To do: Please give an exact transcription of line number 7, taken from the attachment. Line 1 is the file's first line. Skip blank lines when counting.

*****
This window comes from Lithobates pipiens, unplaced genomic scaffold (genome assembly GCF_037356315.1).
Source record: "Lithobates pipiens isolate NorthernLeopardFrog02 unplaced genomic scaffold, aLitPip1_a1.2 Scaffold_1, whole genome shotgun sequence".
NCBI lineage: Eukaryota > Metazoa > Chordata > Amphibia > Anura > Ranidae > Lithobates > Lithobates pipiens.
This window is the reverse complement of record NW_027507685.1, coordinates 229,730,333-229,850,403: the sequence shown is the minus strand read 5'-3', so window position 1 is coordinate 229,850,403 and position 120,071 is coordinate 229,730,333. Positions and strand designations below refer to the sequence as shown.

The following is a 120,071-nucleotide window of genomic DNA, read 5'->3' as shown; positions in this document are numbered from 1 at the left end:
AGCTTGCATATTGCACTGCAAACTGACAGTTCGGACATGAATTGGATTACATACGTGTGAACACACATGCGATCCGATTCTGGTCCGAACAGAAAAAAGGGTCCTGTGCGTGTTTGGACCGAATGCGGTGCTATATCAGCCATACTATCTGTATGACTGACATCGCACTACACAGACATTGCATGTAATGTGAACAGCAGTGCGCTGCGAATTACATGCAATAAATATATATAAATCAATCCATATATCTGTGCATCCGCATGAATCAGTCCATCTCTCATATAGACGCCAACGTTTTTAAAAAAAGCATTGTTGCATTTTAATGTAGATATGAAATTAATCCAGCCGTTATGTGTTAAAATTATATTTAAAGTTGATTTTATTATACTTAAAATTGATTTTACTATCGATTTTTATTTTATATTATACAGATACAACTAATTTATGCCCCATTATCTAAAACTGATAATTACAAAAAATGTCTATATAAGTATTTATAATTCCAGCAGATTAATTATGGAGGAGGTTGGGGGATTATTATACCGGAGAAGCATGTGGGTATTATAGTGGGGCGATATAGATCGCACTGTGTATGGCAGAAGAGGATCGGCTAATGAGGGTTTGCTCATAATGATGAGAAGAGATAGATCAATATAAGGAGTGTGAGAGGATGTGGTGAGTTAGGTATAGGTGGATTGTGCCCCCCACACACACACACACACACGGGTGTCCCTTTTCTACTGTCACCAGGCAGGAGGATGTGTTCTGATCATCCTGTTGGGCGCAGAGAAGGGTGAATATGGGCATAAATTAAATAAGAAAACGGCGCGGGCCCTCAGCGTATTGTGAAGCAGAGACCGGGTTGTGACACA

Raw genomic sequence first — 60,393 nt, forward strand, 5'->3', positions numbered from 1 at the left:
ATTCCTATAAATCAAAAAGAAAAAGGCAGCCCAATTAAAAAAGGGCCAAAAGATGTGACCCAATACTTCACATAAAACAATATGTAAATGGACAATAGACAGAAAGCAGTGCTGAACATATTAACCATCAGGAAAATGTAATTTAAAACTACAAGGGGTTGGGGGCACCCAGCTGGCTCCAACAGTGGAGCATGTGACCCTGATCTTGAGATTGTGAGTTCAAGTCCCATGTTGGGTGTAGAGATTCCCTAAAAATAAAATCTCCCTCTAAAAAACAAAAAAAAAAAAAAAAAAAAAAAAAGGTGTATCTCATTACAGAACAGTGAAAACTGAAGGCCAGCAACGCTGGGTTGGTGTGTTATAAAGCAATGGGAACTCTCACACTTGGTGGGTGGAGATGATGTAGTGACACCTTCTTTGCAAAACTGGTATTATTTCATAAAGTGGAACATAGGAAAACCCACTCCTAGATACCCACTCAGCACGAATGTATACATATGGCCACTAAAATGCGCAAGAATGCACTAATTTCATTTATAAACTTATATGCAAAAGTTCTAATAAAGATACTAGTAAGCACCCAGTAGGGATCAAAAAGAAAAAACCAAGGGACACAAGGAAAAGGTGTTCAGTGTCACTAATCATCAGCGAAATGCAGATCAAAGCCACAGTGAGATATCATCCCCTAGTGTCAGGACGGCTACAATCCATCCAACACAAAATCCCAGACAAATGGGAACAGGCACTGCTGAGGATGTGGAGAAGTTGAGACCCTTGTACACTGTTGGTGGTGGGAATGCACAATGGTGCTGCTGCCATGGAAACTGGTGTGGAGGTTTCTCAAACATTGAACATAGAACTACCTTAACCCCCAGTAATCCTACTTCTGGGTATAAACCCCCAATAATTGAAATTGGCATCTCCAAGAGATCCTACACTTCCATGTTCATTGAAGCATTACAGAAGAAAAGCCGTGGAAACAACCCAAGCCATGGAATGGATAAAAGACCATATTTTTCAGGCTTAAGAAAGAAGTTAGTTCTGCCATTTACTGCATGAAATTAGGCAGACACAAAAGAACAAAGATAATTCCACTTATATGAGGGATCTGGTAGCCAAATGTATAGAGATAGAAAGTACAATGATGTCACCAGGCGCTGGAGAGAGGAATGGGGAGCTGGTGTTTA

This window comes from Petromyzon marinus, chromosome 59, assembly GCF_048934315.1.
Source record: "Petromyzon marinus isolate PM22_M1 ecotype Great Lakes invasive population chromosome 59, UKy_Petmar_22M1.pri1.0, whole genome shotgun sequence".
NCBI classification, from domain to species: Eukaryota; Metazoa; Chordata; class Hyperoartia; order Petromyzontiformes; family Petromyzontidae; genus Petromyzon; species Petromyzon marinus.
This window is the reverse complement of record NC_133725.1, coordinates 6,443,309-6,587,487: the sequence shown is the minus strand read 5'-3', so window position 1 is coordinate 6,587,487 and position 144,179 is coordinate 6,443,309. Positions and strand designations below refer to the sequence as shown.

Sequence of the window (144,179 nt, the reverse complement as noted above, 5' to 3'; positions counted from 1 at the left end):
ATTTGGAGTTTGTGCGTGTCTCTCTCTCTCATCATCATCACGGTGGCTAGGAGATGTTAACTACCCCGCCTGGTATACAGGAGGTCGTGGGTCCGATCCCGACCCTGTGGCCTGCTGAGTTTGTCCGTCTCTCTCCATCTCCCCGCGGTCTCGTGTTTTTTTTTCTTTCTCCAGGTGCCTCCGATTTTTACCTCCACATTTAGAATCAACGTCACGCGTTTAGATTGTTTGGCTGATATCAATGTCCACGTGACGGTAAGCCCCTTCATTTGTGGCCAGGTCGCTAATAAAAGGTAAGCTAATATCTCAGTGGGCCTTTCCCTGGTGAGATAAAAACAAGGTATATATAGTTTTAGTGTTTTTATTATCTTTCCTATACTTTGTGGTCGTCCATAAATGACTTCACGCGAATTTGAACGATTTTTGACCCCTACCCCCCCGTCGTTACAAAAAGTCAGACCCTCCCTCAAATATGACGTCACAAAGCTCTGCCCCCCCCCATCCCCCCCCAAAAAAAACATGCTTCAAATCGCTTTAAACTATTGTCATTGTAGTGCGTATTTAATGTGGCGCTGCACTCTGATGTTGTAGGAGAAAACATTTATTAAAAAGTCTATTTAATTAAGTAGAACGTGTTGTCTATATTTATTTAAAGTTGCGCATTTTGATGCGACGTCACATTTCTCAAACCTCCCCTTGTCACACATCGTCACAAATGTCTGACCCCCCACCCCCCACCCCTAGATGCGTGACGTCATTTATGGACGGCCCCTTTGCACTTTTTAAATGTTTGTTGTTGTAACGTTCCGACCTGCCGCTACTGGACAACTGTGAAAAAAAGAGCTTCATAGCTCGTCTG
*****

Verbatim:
Raw genomic sequence first — 60,393 nt, forward strand, 5'->3', positions numbered from 1 at the left: